6 posts • Page 1 of 1
It is more distorted because the electrons are being shared more. When the bond is more covalent, that means that the electrons are being shared more. Then there will be a distortion between the two atoms.
It helped me to look at Dr. Lavelle's illustration in the lecture of the NaCl ions. Since the Na+ ion has a positive charge and the Cl- has a negative charge, the electrons in Cl- are pulled towards Na+, distorting the shape. then you can imagine that the larger this positive charge in comparison to the negative one, the more attraction, and therefore distortion, there would be.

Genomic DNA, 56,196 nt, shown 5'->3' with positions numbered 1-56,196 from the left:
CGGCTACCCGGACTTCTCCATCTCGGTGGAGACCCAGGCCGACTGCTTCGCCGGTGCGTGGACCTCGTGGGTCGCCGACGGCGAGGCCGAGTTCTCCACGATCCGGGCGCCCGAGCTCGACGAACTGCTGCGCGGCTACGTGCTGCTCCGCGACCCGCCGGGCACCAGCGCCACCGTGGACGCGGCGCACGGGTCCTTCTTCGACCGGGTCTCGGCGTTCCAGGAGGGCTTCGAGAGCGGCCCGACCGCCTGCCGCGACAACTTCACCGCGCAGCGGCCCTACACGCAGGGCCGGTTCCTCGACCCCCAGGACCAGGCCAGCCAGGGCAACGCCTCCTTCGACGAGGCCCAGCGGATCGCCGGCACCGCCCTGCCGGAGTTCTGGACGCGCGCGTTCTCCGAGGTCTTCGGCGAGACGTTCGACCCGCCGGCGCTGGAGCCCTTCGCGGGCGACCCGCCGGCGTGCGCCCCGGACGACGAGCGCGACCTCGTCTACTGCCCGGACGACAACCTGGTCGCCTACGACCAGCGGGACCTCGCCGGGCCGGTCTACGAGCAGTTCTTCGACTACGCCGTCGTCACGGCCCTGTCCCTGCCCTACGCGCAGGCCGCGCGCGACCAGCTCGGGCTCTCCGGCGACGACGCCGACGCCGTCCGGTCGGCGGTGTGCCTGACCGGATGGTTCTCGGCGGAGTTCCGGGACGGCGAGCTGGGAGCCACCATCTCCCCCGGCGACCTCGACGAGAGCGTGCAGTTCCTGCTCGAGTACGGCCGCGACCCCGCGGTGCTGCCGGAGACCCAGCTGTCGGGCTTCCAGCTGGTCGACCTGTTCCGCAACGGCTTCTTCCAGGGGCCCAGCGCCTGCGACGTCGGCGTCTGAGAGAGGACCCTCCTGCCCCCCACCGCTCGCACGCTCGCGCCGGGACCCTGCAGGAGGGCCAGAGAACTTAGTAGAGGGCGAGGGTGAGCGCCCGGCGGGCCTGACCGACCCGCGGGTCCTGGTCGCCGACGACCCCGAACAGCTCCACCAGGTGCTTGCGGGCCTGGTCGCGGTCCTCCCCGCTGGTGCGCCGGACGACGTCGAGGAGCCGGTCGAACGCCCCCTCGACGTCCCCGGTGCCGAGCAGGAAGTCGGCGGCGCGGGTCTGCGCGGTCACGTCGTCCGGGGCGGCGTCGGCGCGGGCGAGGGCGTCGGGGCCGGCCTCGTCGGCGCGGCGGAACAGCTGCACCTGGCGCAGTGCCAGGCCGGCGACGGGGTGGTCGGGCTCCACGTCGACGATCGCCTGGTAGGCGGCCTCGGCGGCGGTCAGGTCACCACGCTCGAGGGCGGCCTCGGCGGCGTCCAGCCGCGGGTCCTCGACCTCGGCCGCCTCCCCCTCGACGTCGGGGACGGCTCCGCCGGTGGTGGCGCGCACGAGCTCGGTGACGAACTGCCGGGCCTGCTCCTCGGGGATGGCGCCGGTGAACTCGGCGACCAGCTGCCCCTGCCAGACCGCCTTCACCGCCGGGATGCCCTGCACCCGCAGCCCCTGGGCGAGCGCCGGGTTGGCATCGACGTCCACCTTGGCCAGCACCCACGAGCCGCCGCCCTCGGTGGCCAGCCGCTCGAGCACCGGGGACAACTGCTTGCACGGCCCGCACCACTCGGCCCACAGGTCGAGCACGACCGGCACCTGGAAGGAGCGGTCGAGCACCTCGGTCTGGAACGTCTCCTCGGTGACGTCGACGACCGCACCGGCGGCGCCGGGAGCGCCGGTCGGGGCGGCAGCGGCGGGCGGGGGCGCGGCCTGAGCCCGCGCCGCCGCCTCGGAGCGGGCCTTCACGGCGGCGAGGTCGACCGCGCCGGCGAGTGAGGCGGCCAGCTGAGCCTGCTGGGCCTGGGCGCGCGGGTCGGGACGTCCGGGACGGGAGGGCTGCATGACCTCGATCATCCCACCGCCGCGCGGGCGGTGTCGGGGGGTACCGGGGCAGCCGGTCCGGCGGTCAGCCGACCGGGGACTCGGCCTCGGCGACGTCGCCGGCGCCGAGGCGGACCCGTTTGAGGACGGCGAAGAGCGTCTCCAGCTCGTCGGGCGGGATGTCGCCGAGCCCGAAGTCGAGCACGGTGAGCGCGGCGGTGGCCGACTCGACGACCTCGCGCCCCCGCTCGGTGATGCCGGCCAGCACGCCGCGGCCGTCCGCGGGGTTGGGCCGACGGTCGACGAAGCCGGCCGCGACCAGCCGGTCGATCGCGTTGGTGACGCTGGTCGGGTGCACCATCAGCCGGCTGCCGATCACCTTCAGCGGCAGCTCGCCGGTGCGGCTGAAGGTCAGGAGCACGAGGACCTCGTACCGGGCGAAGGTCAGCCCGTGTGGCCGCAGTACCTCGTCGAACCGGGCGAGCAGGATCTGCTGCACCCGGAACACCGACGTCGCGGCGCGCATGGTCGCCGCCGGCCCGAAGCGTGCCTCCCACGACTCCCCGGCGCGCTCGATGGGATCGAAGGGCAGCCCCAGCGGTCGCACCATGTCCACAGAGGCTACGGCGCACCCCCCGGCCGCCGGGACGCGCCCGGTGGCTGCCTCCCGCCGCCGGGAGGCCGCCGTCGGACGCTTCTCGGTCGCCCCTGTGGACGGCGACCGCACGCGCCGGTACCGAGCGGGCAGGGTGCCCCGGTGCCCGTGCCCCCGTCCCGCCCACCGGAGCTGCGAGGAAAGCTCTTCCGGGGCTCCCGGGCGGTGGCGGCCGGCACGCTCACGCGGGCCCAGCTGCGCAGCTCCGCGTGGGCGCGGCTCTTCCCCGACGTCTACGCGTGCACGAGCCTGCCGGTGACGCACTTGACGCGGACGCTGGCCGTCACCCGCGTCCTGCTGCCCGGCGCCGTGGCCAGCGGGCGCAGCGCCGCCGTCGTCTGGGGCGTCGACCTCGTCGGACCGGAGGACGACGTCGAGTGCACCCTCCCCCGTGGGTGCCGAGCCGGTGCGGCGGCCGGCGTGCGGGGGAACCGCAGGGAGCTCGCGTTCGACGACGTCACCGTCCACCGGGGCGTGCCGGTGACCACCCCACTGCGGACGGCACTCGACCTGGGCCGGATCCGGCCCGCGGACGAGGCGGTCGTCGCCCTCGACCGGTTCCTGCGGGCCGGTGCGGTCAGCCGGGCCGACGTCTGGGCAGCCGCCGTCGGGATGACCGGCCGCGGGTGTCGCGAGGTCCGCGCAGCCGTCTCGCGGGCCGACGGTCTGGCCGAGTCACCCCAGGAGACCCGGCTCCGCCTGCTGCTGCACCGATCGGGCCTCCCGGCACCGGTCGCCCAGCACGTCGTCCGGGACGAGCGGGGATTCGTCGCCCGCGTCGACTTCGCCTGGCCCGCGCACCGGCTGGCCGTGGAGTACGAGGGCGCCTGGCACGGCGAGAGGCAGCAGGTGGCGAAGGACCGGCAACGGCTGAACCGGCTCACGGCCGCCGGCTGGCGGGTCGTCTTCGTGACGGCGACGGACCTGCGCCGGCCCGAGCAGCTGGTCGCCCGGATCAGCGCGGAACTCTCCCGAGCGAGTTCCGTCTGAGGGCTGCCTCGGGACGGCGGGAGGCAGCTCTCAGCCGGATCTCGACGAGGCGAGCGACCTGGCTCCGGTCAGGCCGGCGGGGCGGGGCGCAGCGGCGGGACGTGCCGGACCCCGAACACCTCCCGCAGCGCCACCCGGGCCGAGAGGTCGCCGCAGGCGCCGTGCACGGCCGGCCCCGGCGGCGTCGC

Looking at Dr. Lavelle's model helped me to understand this better. If two atoms share a covalent bond, then the electrons that are being shared are pulled by the cation because of their negative charge. This distorts the path of electrons that are being shared between the atoms as they are shifted more towards the cation. The more positively charged the cation, the more attraction it exerts on the shared electrons.
Who is online
Users browsing this forum: No registered users and 1 guest